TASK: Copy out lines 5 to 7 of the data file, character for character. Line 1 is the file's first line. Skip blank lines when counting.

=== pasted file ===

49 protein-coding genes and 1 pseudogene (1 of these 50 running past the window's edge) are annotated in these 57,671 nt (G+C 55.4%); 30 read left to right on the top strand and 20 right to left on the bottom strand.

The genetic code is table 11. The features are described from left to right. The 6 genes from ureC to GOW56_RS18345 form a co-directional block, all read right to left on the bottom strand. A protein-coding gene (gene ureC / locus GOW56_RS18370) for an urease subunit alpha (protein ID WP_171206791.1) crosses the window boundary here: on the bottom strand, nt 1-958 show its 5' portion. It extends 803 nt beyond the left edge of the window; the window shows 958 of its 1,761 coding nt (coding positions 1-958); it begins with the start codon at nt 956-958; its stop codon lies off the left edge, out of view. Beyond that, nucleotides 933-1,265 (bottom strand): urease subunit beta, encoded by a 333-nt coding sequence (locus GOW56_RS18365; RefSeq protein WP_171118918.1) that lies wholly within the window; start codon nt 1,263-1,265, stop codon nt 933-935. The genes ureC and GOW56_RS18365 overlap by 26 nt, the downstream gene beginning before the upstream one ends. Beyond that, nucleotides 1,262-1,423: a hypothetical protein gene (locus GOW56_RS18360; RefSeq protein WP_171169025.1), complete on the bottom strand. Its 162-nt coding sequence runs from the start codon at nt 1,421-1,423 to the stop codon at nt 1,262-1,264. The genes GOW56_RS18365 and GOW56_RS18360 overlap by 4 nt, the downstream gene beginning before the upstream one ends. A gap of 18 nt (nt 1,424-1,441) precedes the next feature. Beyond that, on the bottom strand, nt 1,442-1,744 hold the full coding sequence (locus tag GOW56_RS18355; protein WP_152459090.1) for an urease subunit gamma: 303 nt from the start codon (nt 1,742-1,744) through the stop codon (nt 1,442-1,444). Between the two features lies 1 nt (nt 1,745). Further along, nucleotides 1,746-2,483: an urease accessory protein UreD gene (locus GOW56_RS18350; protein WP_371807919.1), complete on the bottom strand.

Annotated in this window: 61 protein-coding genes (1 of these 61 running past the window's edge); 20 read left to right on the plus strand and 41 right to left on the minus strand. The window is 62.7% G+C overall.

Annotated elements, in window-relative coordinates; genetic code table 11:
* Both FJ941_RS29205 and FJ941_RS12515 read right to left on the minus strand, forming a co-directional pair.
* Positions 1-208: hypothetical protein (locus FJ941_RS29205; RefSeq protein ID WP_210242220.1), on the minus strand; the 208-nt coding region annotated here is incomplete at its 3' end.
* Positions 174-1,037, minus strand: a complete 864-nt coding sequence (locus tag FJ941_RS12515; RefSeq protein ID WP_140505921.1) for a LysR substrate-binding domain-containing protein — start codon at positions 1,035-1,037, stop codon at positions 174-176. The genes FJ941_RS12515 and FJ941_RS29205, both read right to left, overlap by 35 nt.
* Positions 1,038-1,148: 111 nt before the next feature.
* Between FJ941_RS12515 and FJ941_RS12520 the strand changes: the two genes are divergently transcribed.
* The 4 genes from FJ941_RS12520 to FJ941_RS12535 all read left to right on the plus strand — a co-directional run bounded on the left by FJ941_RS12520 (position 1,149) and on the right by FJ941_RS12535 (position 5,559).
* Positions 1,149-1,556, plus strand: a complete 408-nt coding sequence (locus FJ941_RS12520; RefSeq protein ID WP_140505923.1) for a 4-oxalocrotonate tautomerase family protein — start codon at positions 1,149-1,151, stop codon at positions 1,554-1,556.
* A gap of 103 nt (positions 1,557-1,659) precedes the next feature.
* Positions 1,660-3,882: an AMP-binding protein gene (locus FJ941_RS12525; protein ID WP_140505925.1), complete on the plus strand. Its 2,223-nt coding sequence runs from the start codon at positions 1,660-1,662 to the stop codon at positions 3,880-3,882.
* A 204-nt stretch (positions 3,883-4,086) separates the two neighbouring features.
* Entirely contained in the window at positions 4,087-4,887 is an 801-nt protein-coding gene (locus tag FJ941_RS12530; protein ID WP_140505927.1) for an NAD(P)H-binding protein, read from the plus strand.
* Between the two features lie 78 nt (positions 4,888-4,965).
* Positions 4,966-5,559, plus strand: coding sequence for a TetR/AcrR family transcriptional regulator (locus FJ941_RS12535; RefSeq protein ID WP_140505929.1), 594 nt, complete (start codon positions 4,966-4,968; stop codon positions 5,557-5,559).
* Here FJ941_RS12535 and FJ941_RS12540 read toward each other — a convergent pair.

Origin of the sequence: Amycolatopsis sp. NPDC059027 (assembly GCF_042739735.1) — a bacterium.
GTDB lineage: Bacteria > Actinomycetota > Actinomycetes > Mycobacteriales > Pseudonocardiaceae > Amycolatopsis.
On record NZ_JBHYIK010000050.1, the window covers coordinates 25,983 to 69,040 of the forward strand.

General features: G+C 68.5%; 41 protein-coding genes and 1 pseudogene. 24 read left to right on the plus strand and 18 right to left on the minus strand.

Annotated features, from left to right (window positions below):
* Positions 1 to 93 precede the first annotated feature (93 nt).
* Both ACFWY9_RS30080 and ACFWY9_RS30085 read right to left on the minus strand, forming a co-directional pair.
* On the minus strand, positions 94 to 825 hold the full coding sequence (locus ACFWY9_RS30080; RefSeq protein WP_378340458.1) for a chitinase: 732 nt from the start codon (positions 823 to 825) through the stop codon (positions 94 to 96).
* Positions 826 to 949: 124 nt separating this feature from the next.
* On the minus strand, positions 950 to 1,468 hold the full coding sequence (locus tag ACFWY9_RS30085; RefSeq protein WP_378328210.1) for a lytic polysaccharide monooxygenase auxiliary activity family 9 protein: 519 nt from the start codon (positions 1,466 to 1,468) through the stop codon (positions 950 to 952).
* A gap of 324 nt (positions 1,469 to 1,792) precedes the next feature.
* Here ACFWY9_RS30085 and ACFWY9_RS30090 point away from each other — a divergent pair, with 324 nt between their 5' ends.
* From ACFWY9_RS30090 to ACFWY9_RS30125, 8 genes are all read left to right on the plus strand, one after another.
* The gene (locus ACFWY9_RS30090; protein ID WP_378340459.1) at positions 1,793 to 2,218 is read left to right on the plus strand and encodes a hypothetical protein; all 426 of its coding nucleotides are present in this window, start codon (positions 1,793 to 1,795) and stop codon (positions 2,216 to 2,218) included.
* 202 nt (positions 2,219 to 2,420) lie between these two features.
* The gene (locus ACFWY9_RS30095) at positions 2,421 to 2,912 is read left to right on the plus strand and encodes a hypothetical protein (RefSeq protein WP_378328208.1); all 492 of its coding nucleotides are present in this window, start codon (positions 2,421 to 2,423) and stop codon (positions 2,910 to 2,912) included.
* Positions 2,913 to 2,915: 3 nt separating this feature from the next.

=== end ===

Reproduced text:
* Both FJ941_RS29205 and FJ941_RS12515 read right to left on the minus strand, forming a co-directional pair.
* Positions 1-208: hypothetical protein (locus FJ941_RS29205; RefSeq protein ID WP_210242220.1), on the minus strand; the 208-nt coding region annotated here is incomplete at its 3' end.
* Positions 174-1,037, minus strand: a complete 864-nt coding sequence (locus tag FJ941_RS12515; RefSeq protein ID WP_140505921.1) for a LysR substrate-binding domain-containing protein — start codon at positions 1,035-1,037, stop codon at positions 174-176. The genes FJ941_RS12515 and FJ941_RS29205, both read right to left, overlap by 35 nt.